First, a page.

The Chocolate War by Robert Cormier does not but tells us a story of a teenage boy, who dares to fight and withstand cruelty and humiliation at school, caused by the school gang, The Vigils. Jerry Renault, a freshman at Trinity High School, finds strength to give a dare to the established system at school, stirring up a rebellion against cruelty. Undoubtedly, this very book is always timely, as it proves that each and every person can at least try to break the system, try to break the wall of humiliation and mockery in order not to lose honour and dignity.
The Vigils gang and its leader Archie Costello are giving assignments to other students, which they are to complete – these assignments vary, however, each and every assignment is aimed to cause as much psychological injury as possible. Before the turn goes to the protagonist, Jerry, we see his best friend, the Goober, while carrying out the Vigil’s order, break into the classrooms at night and unscrew desks, chairs and hinges, so that the next morning everything collapses and falls apart. Throughout the book we see that the Goober is being tortured by the deed, and seems not to be the same anymore.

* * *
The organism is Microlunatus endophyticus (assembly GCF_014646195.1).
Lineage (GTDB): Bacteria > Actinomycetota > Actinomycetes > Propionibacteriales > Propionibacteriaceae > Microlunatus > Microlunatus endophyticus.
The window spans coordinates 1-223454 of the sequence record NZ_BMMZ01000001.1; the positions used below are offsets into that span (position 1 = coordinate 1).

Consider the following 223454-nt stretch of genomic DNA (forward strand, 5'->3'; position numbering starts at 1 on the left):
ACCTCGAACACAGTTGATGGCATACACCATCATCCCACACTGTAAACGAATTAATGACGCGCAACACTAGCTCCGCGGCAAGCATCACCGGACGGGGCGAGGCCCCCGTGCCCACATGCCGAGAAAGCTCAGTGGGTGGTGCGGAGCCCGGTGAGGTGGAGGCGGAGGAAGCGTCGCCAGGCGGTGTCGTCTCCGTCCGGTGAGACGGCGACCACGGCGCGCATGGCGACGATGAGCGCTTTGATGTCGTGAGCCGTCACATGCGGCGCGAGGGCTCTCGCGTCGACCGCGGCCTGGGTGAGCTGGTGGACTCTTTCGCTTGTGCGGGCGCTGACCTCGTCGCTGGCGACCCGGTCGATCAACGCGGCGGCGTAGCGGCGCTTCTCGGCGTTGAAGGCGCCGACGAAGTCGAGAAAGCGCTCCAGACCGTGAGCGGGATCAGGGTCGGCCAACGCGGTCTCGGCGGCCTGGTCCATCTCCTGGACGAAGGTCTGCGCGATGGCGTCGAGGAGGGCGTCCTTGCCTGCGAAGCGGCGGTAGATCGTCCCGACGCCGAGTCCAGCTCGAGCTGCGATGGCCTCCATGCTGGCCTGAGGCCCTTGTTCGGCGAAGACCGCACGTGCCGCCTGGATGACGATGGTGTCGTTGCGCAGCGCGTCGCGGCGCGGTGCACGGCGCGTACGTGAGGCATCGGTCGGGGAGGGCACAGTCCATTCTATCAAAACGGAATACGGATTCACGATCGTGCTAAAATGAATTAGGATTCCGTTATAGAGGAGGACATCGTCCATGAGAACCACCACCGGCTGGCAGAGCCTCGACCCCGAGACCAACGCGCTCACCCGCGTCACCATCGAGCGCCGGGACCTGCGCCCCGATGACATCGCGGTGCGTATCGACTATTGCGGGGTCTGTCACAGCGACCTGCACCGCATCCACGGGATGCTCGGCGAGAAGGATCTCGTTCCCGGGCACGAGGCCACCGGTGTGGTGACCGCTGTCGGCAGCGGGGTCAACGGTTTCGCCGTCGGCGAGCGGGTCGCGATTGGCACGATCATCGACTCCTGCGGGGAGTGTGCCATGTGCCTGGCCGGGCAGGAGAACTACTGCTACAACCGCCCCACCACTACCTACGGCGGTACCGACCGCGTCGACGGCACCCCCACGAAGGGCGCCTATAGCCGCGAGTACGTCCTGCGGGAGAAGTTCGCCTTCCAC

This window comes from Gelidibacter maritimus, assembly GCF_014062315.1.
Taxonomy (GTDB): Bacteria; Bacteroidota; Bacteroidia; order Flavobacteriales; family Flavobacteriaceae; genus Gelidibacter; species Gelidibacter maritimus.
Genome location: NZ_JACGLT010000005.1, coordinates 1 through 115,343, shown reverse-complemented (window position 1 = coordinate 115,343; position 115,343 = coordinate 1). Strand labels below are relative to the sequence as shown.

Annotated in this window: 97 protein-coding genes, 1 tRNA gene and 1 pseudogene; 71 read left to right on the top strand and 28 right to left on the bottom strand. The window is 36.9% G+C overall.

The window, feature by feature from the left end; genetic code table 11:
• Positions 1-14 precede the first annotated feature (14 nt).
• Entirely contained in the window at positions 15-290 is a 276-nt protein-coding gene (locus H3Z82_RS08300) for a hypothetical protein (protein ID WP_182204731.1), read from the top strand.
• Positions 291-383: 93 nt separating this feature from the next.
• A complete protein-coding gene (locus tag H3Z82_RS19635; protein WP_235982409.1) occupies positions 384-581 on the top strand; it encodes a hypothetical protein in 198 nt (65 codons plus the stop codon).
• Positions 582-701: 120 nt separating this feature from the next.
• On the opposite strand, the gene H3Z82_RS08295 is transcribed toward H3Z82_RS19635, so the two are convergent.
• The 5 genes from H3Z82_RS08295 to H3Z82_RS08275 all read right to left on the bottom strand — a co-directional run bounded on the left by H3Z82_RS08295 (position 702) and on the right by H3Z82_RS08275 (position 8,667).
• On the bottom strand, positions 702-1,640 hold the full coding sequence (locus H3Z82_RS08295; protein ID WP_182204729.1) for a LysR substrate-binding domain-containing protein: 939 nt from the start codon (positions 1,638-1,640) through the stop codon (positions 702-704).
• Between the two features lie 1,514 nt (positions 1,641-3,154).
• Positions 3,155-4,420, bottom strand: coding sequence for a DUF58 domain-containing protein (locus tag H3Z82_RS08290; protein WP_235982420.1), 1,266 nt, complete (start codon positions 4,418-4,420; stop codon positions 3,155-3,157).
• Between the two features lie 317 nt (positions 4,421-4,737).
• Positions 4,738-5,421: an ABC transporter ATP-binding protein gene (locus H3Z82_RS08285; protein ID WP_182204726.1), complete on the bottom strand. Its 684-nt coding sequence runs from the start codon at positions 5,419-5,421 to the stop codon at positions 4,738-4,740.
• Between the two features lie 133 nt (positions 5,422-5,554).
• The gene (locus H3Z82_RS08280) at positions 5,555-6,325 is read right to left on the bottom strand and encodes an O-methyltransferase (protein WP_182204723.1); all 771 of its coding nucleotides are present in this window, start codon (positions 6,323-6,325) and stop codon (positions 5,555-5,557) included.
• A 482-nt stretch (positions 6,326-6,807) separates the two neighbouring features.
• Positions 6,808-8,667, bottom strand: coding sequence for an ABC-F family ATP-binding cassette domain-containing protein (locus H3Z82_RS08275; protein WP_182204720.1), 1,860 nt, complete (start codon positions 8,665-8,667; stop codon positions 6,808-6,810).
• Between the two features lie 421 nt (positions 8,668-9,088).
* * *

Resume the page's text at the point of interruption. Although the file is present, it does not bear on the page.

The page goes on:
Jerry also gets an assignment from the gang not to sell chocolates at the annual school chocolate sale, even despite the fact that Archie told the teacher in charge of the sale that he and The Vigils would make the sale a success. However, in ten days he was supposed to accept the chocolates and begin selling them. Nonetheless, Jerry refuses – and that is the very moment when the war begins.
Jerry dares to disturb the universe and do everything his way, what makes him a real hero at school. However, this fight finishes very soon, when he is brutally bitten by the thug Emile Janza. We see that at that very moment not only is Jerry bitten outside, he breaks inside as well. The war ends for him, as he seems to have no hope for the future anymore.
The book itself is very impressive, as it sheds light on very serious and timely issues: cruelty and humiliation. This young man shows that we have to try; we have to fight and defend ourselves, as only if we start doing it ourselves, the world can be really changed, as nobody will change it for us.
Cormier, Robert. The Chocolate War. New York: Laurel Leaf Books, 1974.